(WGHP) — The plans for Toyota and Panasonic to build an electric vehicle battery-manufacturing facility at the Greensboro-Randolph Megasite could gain significant momentum in meetings scheduled for next week.
Two government boards will consider incentives that could be offered to complete the deal for the companies to invest more than $1 billion to build their facility on 1,000-plus acres near Liberty.
There will be special meetings of the Randolph County Board of Commissioners, at 9 a.m. Monday, and the Greensboro City Council, at 10 a.m. Monday, to review specific steps and incentives related to the project.
And the NC Department of Commerce’s Economic Investment Committee also will meet by teleconference on both Monday (11 a.m.) and Wednesday (10 a.m.). That board could review incentives and be a final milepost to an announcement.
Toyota Motor North America had announced Oct. 18 that it would build such a facility in the U.S. to begin production in 2025, starting with batteries for hybrid electric vehicles.
Toyota said it would invest $3.4 billion in the U.S. through 2030, including an initial plan to spend $1.3 billion for a plant that would employ 1,750.
Then last month the NC General Assembly approved $338 million toward improvements that could lure a manufacturer to the megasite and specified site development and incentives for a company that would invest at least $1 billion and create 1,750 jobs.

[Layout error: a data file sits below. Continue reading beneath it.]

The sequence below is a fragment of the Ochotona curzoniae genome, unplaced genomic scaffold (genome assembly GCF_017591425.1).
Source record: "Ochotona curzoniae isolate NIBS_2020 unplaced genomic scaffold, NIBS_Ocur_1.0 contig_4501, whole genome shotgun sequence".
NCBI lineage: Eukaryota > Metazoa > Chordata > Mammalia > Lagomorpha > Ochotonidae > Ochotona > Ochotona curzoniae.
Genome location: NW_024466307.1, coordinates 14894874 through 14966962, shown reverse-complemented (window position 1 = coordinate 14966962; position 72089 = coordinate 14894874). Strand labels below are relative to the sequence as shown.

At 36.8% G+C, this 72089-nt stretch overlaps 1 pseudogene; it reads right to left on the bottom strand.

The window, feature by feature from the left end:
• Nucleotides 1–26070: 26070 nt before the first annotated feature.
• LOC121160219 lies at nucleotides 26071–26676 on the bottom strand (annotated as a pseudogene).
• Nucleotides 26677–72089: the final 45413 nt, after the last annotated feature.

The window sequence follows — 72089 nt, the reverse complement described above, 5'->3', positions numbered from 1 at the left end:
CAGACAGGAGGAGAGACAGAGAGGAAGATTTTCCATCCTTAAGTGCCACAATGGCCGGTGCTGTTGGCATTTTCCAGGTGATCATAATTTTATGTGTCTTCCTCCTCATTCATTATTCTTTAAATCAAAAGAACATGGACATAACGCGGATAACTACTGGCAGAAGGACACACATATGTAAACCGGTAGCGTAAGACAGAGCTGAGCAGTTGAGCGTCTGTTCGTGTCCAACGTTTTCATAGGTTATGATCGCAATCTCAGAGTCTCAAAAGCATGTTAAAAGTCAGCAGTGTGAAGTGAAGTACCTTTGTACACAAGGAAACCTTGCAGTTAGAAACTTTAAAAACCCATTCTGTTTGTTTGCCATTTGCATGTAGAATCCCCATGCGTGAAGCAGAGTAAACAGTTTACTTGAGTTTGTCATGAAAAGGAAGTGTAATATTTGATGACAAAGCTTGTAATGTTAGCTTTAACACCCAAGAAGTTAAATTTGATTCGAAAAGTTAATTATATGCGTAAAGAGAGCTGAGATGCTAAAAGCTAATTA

Both Bloomberg News and Automotive News have reported that Toyota has selected North Carolina, which was runner-up for the Toyota-Mazda manufacturing plant in 2018. Toyota said it would select its site by the end of the year.
Randolph County commissioners will take comment and ostensibly vote on the transfer of ownership of county property and to grant economic development tax cuts for a project that matches those specified by the state.
Greensboro will consider a resolution to authorize non-assessment of water/sewer development fees. The city is contracted to provide those services for the megasite.
The Army Corps also on Monday also will conclude a public comment period about its environmental approval of the facility.
The state has budgeted to spend about $135 million this fiscal year for site development, $100 million to mitigate wetlands and $35 million for roadwork and more wetlands. There is $185 million to reimburse the manufacturer for costs of further site work, roadwork and wetlands mitigation as needed.
But John Boyd Jr., principal in the Boyd Company, a New Jersey-based site selection firm who works heavily in the electronic vehicle segment and in North Carolina, told WGHP last week that he “would not be surprised in the least for North Carolina to get this trophy project.
“Unlike prior misses [by North Carolina], the EV sector is one that requires just a small fraction of the supply of parts that go into a combustible engine,” Boyd said. “The supply chain is not nearly as much of a driver as it was on those near misses.”